It’s telling, we think, when amid the blaring video installations, the immersive in-headphone audio commentary and the computer graphics show-offery, it’s a set of simple polished globes that really steals the latest Bluecoat show. Amid the anxiety disorder, the dread and the fear these explorations of place throw up, these exoplanets look like the only safe harbour in an otherwise unsettling exploration.
10 artists – Anne Eggebert, Matze Einhoff, David Ferrando Giraut, Polly Gould, Marja Helander, Uta Kogelsberger, Abigail Reynolds, Almut Rink, Emily Speed and Louise K Wilson – were invited to respond to this latest intriguing-of-premise exhibition through drawing, video, painting, photography sculpture, sound and installation.
Edgelands fascinate and repel us. They’re the urban equivalent of our dirty laundry: our overlooked and unloved landscapes where artists’ impressions and civic dreams fall prey to creeping entropy or faceless industrial units (ever driven round Deeside? It’s like Westworld without Brynner).
And so it is with Topophobia – an off-the-grid excursion into the city’s overlooked spaces, of schemes either in retreat or cocooned in CAD programmes. Add to this the wonderful Emily Speed, continuing her exploration of hidden and human-scale spaces, with Panoply: a playful yet sinister hiding place tottering precariously above the corridor, and you’re looking at an engaging spring exhibition in School Lane.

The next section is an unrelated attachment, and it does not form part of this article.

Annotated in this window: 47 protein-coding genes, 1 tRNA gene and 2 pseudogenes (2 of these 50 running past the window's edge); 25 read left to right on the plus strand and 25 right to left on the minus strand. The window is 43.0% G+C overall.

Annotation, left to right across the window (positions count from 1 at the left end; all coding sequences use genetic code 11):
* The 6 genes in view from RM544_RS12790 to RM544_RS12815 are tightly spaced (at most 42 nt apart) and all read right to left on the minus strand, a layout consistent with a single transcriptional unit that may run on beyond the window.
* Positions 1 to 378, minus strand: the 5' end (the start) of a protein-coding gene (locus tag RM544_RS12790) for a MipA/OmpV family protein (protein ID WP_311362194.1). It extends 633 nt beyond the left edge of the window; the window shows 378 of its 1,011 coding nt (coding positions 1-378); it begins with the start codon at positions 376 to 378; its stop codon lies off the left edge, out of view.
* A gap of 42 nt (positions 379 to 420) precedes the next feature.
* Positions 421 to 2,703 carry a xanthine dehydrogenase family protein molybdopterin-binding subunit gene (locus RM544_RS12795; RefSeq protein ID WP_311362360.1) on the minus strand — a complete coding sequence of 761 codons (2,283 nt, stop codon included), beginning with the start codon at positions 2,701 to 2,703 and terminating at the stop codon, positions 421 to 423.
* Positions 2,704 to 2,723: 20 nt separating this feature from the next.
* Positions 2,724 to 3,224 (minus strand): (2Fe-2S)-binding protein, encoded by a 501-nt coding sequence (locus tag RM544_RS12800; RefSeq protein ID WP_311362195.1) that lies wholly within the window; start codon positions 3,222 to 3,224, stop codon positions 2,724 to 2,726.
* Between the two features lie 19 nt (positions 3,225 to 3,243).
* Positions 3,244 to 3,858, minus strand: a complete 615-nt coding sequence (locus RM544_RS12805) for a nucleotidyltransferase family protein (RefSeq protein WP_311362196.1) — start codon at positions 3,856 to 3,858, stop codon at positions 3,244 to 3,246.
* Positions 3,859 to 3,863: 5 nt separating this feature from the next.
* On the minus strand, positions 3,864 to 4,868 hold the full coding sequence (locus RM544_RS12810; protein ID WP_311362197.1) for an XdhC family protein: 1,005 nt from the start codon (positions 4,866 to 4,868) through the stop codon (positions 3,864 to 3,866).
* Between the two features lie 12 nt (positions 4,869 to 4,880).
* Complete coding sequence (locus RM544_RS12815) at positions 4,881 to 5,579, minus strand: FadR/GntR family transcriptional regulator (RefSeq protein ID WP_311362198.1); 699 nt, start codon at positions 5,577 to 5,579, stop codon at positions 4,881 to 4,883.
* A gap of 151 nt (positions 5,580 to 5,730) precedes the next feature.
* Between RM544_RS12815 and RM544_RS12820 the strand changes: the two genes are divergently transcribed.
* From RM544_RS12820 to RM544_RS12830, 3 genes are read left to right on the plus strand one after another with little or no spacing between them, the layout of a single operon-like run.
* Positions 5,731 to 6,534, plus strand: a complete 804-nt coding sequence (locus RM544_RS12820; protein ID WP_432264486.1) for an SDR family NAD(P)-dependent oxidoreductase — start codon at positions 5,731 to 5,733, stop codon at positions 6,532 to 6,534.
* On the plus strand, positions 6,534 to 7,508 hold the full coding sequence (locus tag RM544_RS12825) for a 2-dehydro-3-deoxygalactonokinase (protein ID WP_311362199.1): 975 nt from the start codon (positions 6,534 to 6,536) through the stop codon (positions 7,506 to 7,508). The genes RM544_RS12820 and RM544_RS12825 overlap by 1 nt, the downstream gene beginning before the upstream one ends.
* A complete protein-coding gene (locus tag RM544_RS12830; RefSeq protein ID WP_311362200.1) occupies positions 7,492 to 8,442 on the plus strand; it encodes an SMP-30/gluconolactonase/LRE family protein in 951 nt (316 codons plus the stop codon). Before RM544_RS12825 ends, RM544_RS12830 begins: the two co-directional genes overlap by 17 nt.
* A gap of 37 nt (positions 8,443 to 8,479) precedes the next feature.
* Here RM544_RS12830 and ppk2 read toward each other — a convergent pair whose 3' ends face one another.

We have to be really engaged in video installations for us to find room in our hearts for them. They’re too needy, too reliant on over-used tropes and, well, too looong mostly. Moving Wallpaper. And there’s a bit of that on show here. Yeah, we know. We’re such philistines. Matze Einhoff’s projections of a lost city within a city (Berlin) are, however, diverting enough: offering tricksy cinematic crane shots, and blaring fanfares to present the very model of urban dullness.
Anne Eggebert’s pencil on paper drawings are gorgeous and hallucinatory, and Marja Helander’s images of brightly coloured Sami tribespeople shopping for tinned peaches offer a far more nuanced view of life above the Arctic Circle than any six part Attenborough documentary. But it’s Polly Gould’s gorgeous mirrored globes, reflecting and adding depth and dimension to a series of 2D landscape watercolours that most intrigued and delighted us. Set against the computerised walk throughs of shrubberies and busines parks, these blown-glass orbs become minor planets, ripe for terraforming (they’re actually paintings of Antarctica) orbiting a strange and unsettling world.
There is an accompanying book – Topophobia – which features additional essays and photos which is definitely worth investigating if you, like us, found plenty of reasons to navigate further into the themes Topophobia presents.
3 March – 22 April 2012
Liverpool L1 3BX
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